What is preventative chemotherapy? Princess Kate says she will start treatment for cancer

What is preventative chemotherapy? Princess Kate says she will start treatment for cancer

Princess Kate announced on Friday she is set to undergo a course of “preventative chemotherapy” following a cancer diagnosis.

The Princess of Wales shared a video to state that she has the illness which was a “huge shock”.

She had spent some time in hospital earlier this year, although it was said at the time that this was for a non cancerous condition.

Kensington Palace released the video on Friday after weeks of speculation about her health. It is understood the film, released on Instagram, was not edited.

The Princess said: “In January, I underwent major abdominal surgery in London and at the time, it was thought that my condition was non-cancerous.

“The surgery was successful. However, tests after the operation found cancer had been present. My medical team therefore advised that I should undergo a course of preventive chemotherapy and I am now in the early stages of that treatment.”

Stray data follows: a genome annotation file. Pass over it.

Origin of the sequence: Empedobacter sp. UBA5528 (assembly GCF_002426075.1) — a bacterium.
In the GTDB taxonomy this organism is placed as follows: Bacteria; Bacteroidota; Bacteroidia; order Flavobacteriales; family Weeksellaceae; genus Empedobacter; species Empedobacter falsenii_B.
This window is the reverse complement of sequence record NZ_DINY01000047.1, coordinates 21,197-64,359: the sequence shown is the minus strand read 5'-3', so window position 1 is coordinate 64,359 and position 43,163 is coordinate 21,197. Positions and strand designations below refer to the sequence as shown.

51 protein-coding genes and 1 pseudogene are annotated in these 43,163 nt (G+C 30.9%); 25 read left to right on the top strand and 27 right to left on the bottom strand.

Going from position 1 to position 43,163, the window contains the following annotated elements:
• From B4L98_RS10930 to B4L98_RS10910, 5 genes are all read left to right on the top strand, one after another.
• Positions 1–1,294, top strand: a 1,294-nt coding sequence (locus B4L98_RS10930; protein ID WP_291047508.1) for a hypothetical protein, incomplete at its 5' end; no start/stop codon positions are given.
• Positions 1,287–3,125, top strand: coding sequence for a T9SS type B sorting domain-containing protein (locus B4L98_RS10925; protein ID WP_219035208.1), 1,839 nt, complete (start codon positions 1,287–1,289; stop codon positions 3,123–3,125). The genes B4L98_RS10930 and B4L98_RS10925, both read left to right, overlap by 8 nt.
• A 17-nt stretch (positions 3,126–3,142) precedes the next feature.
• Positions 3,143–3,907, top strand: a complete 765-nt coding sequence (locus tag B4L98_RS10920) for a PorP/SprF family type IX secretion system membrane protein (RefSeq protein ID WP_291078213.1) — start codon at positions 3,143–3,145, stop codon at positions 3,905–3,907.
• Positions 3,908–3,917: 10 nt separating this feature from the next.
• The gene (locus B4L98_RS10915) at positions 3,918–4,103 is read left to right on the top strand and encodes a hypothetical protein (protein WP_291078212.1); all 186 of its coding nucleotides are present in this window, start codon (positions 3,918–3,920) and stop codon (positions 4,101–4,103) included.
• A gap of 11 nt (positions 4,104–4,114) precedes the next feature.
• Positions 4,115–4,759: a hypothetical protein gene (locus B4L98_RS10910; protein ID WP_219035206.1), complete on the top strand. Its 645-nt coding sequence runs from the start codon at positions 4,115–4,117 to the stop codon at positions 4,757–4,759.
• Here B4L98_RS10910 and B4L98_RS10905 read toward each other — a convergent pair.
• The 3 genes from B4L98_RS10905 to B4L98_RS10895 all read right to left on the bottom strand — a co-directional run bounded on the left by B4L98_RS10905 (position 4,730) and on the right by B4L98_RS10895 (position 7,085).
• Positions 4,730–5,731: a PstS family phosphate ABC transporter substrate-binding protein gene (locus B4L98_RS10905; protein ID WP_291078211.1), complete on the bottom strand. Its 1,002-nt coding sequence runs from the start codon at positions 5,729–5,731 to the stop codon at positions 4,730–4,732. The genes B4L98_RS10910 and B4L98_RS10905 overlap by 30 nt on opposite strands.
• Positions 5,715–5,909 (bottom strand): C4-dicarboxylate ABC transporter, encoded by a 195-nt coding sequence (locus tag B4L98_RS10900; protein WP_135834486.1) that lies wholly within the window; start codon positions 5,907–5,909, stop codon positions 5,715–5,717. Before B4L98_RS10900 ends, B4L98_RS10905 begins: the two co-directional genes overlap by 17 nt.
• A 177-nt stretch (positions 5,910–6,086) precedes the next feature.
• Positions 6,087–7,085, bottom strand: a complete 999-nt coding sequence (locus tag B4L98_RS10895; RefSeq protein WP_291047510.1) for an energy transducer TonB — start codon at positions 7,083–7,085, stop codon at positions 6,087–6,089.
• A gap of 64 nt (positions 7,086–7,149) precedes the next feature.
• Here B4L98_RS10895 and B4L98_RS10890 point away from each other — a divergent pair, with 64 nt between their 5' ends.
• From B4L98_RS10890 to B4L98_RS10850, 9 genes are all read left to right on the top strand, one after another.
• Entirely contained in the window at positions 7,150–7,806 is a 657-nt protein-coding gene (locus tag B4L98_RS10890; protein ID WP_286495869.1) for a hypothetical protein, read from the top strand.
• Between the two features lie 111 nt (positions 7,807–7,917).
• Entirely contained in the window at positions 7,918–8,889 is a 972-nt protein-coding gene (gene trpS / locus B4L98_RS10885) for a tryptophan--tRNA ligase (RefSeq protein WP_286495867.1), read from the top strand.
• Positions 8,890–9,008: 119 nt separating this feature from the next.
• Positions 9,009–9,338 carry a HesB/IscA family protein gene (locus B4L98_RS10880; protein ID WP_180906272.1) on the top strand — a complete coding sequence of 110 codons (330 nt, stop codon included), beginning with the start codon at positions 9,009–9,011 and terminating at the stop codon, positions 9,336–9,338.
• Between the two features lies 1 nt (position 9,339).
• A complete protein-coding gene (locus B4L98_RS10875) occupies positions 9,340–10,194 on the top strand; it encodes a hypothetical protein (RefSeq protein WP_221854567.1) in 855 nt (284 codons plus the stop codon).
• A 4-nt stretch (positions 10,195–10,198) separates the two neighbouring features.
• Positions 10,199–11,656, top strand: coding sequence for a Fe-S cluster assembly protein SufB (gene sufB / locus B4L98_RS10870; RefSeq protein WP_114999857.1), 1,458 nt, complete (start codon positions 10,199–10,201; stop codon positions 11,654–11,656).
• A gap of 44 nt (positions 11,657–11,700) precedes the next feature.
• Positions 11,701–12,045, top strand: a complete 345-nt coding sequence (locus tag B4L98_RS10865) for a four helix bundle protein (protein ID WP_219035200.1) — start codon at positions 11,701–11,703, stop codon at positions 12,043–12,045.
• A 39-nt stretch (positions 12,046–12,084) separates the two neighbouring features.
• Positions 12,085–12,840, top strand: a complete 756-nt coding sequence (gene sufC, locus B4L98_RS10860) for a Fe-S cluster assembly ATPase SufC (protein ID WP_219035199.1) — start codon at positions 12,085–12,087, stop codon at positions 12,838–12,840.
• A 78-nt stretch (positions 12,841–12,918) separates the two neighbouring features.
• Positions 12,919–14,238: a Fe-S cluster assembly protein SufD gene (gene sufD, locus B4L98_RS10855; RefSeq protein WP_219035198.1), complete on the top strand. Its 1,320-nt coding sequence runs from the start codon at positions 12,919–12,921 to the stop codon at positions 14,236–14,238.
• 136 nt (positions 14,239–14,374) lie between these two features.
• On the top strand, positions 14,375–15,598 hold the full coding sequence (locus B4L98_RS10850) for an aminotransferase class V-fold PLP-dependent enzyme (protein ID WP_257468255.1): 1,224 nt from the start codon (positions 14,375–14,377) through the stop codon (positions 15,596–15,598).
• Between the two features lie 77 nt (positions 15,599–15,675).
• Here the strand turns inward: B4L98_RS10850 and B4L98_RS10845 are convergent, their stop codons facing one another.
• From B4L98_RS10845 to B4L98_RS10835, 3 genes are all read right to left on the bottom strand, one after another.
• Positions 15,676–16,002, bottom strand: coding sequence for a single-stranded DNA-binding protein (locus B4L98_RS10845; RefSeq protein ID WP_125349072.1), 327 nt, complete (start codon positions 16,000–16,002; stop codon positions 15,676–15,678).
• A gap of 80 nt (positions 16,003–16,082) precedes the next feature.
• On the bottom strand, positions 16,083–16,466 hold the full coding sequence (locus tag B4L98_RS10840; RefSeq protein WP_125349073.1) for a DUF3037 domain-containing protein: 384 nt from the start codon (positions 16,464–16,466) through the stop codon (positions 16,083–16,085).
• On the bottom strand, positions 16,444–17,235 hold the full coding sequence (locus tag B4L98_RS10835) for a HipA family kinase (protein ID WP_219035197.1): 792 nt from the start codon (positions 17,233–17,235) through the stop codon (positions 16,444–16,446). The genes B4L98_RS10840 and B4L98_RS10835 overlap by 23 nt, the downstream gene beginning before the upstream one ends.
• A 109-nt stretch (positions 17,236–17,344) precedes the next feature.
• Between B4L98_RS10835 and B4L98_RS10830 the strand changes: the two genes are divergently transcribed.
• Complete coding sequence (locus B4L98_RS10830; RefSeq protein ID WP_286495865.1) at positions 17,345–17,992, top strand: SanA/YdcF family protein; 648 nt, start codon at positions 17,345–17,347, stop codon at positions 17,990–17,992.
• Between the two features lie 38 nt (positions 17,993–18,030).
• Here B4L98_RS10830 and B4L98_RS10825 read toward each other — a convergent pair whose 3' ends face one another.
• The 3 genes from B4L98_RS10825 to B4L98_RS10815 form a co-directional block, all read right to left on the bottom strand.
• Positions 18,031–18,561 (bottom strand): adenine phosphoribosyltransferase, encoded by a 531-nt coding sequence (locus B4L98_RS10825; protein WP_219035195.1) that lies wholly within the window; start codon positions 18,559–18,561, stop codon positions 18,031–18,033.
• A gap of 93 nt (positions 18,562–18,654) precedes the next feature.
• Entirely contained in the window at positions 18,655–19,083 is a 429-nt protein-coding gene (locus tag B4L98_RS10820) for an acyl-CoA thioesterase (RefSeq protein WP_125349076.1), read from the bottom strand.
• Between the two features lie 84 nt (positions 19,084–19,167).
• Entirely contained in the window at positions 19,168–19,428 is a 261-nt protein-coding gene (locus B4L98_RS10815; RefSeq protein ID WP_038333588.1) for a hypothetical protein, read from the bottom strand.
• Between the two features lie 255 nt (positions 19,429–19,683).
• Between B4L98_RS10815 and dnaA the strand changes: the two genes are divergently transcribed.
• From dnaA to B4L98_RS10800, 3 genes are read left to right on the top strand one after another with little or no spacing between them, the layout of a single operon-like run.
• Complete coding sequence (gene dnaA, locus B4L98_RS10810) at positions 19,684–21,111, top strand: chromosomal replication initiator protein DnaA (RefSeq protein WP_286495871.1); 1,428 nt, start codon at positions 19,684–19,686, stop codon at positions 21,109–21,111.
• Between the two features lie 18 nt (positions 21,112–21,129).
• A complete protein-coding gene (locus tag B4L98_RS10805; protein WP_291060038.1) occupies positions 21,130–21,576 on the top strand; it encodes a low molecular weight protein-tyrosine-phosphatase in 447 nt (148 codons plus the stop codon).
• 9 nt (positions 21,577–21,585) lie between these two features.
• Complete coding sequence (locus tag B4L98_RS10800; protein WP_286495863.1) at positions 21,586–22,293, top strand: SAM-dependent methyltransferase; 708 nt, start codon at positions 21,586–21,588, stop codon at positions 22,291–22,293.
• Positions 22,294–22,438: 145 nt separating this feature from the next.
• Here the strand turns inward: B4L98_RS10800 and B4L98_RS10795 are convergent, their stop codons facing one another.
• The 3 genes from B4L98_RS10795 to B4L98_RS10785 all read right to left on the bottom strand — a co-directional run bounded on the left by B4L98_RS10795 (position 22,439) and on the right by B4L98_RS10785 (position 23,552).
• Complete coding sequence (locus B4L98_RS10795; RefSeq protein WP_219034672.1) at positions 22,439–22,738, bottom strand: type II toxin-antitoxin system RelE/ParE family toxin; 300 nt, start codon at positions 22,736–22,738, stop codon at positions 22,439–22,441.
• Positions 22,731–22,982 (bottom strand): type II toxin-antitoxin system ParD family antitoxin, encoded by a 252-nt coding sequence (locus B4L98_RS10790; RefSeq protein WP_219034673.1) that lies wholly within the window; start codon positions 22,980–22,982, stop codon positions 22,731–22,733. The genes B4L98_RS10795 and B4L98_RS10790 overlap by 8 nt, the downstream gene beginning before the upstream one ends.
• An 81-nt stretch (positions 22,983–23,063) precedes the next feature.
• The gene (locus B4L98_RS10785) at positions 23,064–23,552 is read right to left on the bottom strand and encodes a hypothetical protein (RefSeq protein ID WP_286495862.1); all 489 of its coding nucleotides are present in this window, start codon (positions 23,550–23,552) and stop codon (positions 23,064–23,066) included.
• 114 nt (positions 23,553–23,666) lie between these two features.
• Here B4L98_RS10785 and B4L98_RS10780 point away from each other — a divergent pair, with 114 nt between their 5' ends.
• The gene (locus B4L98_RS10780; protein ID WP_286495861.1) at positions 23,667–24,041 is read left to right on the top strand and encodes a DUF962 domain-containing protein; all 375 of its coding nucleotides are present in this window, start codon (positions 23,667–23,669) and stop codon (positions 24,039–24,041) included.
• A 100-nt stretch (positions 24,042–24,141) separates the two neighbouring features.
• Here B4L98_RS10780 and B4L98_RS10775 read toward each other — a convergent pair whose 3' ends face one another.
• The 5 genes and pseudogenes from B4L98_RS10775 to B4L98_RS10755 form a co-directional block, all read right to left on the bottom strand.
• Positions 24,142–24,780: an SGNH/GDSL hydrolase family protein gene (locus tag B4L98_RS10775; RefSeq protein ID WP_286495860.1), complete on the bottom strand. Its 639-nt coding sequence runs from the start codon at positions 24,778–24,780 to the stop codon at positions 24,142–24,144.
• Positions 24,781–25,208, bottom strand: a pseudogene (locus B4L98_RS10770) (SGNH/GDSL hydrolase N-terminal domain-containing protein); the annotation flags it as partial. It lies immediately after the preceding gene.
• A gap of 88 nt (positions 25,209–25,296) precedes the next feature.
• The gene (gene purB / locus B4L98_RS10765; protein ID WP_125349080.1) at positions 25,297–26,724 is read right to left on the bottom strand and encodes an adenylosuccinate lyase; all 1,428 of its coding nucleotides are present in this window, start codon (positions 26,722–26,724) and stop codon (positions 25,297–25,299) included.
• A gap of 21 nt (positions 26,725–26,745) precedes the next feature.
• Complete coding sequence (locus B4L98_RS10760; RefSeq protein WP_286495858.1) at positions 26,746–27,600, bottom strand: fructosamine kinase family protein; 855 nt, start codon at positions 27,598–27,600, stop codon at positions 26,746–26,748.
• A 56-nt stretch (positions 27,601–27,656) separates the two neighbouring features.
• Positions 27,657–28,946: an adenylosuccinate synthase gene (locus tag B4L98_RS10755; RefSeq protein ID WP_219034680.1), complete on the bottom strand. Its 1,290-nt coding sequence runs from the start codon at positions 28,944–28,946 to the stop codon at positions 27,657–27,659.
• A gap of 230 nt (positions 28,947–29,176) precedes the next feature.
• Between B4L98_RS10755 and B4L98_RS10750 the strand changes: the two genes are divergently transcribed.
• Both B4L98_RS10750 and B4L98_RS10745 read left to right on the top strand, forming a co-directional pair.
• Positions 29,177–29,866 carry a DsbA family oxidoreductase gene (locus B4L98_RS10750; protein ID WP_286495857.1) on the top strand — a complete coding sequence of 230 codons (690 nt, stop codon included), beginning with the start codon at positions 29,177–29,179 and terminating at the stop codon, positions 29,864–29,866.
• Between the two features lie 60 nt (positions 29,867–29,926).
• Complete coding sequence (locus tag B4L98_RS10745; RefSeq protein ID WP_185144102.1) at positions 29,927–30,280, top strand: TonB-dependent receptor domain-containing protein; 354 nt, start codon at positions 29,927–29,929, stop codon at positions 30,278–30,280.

The term ‘preventative chemotherapy’ has led to a lot of Googling - so here is what it means for the Princess.

 (PA Wire)
(PA Wire)

What is preventative/preventive chemotherapy?

No information has been given about the type of cancer that the Princess of Wales has.

“Preventative chemotherapy” is not, itself, an official NHS term.

Chemoprevention, according to the NHS, could be considered by those who have a family history of breast cancer to reduce their risk of developing it.

Guidance reads: “Chemoprevention is considered for people who have not developed cancer but have an increased risk of getting the disease due to their family history.”

It has not been said if the Princess of Wales has breast cancer.

Chemotherapy treatments are used to kill cancer cells and King Charles III is also undergoing it - although his cancer type has also not been made public.

“There are many different types of chemotherapy medicine, but they all work in a similar way,” the NHS states.

“They stop cancer cells from reproducing, which prevents them from growing and spreading in the body.”